Among the passengers were several Mexicans, whose nationality was readily shown by their swarthy complexions and the peculiarities of their dress. They wore the sombrero, or wide-brimmed hat of the country, but it may here be remarked that of late years the American hat has come somewhat into fashion and is less unpopular than of yore. Some of them proved to be naturalized Mexicans rather than native born; one in particular was a jolly Irishman who had been thirty years in Mexico, spoke its language fluently, and had been so browned by the sun that his complexion was fully up to the national standard. He joined Doctor Bronson and the youths in conversation, and cordially invited them to make a break in their journey and visit his hacienda.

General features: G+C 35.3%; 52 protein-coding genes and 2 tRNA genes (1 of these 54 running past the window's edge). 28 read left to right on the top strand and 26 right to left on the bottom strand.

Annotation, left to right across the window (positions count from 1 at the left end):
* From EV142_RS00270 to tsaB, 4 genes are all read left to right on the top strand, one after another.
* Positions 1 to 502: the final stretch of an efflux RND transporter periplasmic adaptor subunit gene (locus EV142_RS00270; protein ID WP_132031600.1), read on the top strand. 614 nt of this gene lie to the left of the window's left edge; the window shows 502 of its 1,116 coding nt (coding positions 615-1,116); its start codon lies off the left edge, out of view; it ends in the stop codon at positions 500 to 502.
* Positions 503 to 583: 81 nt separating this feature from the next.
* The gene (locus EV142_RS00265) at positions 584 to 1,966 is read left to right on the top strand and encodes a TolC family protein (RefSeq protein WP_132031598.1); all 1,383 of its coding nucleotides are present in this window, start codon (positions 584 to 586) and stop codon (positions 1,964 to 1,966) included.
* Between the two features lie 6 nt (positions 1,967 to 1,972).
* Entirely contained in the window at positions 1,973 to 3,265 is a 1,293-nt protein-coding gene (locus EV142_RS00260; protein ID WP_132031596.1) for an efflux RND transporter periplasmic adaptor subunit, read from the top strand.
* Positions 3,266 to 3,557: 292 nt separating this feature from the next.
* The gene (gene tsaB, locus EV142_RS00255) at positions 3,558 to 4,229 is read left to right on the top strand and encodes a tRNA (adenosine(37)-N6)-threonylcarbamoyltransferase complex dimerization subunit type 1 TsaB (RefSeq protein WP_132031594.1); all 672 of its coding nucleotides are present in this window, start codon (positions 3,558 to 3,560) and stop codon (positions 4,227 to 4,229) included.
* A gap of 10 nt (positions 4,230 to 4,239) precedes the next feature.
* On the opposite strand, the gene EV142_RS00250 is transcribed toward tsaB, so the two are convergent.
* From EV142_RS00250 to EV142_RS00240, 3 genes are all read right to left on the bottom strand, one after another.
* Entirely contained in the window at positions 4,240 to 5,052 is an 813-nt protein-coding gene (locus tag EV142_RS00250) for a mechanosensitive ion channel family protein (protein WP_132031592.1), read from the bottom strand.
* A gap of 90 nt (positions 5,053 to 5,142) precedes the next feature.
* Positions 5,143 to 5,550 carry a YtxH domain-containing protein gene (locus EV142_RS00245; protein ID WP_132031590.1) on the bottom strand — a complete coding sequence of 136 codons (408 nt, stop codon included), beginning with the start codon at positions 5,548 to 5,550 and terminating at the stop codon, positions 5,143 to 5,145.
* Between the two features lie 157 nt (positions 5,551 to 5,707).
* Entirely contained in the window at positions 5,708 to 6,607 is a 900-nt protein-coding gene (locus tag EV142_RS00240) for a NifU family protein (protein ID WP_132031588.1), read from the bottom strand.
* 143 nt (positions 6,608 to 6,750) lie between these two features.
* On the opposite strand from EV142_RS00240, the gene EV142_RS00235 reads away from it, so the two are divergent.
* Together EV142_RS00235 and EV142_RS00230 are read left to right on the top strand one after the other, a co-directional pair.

He had a Mexican wife, and was the owner of a large area of land, on which he had so many cattle that he was unable to give their number within two or three hundred. He said he came from Ireland to
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 the United States, drifted down to the frontier of Mexico just before the American Civil War, and in order to avoid being mixed up in the troubles, he crossed the boundary and sought shelter under a neutral flag. There he had remained and prospered to such an extent that he had no wish to return either to the United States or his native land.